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Free radical biology & medicine

Antioxidants reduce neurodegeneration and accumulation of pathologic Tau proteins in the auditory system after blast exposure.


PMID 28438658

Abstract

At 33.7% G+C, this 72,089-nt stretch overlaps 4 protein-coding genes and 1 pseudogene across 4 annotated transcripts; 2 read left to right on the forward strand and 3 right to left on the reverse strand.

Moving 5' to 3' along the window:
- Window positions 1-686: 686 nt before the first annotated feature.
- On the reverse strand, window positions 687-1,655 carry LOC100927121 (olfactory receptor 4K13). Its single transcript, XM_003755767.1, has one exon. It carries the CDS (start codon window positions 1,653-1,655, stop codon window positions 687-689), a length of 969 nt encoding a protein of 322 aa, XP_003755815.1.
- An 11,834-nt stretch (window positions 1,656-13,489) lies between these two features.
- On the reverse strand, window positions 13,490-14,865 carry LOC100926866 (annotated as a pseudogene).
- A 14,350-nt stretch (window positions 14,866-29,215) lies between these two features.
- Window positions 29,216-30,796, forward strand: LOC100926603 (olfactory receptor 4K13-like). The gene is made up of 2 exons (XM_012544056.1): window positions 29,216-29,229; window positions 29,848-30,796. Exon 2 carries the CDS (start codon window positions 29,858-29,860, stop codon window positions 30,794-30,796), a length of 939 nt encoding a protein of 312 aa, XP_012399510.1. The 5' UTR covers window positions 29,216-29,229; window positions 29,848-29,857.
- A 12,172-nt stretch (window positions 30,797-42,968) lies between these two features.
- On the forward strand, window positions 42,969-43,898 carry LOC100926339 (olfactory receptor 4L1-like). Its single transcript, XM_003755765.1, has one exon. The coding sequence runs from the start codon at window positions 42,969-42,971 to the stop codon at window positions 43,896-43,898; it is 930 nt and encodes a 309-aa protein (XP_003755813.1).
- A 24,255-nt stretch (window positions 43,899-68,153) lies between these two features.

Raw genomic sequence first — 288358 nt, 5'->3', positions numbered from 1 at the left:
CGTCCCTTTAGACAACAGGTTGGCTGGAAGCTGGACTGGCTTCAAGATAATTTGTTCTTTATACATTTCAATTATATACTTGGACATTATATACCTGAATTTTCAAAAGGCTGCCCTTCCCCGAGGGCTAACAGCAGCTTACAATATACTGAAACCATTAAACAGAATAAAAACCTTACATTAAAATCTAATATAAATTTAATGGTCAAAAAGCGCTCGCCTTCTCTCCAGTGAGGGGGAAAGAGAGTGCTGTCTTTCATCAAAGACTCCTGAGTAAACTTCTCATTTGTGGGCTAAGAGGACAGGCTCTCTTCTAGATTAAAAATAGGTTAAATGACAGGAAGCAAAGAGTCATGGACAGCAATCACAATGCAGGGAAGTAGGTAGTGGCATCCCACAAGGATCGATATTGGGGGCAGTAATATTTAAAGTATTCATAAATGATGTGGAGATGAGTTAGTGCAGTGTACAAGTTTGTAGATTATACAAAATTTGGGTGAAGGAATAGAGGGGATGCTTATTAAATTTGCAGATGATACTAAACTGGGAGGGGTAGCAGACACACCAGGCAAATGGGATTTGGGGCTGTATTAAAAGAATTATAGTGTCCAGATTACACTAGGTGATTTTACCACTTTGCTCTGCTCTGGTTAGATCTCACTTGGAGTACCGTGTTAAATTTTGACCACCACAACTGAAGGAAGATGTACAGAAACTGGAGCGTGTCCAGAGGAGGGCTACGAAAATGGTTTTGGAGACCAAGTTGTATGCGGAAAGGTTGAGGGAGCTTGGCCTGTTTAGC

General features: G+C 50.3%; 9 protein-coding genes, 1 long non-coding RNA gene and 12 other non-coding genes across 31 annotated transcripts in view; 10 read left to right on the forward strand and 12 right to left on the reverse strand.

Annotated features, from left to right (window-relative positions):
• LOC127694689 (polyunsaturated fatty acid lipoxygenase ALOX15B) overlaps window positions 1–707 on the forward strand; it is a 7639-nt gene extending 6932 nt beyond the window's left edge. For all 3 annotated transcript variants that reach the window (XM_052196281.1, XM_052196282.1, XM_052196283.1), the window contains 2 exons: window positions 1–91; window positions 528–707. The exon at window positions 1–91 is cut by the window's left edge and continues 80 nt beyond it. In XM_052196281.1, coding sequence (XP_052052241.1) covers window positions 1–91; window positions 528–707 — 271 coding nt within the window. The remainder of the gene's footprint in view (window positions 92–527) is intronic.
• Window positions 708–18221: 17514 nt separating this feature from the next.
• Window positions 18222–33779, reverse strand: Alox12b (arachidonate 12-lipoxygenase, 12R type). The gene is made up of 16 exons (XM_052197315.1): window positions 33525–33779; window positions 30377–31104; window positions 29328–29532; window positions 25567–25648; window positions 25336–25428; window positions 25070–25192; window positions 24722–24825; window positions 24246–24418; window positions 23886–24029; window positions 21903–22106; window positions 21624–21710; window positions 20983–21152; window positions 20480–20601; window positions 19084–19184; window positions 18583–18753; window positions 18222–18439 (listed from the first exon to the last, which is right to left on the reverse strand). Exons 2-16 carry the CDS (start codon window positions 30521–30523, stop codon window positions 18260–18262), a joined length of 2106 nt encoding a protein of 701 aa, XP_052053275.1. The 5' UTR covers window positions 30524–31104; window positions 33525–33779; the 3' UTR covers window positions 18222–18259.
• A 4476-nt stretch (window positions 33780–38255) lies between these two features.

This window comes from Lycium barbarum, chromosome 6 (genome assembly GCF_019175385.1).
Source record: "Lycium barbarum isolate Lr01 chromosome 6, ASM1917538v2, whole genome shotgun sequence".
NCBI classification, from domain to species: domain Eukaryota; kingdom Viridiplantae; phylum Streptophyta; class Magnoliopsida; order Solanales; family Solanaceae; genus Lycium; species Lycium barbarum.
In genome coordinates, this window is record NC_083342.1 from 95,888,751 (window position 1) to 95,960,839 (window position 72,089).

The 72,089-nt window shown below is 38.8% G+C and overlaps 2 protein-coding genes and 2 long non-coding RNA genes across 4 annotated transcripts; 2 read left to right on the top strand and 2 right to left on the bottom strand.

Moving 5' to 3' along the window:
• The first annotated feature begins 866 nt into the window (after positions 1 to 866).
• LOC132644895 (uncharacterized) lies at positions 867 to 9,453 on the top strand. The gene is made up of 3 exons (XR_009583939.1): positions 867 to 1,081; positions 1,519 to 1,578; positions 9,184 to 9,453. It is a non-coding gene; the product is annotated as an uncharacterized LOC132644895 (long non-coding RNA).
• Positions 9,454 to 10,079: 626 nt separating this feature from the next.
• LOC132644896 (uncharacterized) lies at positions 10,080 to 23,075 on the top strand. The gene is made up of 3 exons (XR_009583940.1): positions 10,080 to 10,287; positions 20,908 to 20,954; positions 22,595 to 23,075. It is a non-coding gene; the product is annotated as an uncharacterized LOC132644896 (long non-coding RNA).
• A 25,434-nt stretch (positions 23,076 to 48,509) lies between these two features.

Cochlear neurodegeneration commonly accompanies hair cell loss resulting from aging, ototoxicity, or exposures to intense noise or blast overpressures. However, the precise pathophysiological mechanisms that drive this degenerative response have not been fully elucidated. Our laboratory previously demonstrated that non-transgenic rats exposed to blast overpressures exhibited marked somatic accumulation of neurotoxic variants of the microtubule-associated protein, Tau, in the hippocampus. In the present study, we extended these analyses to examine neurodegeneration and pathologic Tau accumulation in the auditory system in response to blast exposure and evaluated the potential therapeutic efficacy of antioxidants on short-circuiting this pathological process. Blast injury induced ribbon synapse loss and retrograde neurodegeneration in the cochlea in untreated animals. An accompanying perikaryal accumulation of neurofilament light chain and pathologic Tau oligomers were observed in neurons from both the peripheral and central auditory system, spanning from the spiral ganglion to the auditory cortex. Due to its coincident accumulation pattern and well-documented neurotoxicity, our results suggest that the accumulation of pathologic Tau oligomers may actively contribute to blast-induced cochlear neurodegeneration. Therapeutic intervention with a combinatorial regimen of 2,4-disulfonyl α-phenyl tertiary butyl nitrone (HPN-07) and N-acetylcysteine (NAC) significantly reduced both pathologic Tau accumulation and indications of ongoing neurodegeneration in the cochlea and the auditory cortex. These results demonstrate that a combination of HPN-07 and NAC administrated shortly after a blast exposure can serve as a potential therapeutic strategy for preserving auditory function among military personnel or civilians with blast-induced traumatic brain injuries.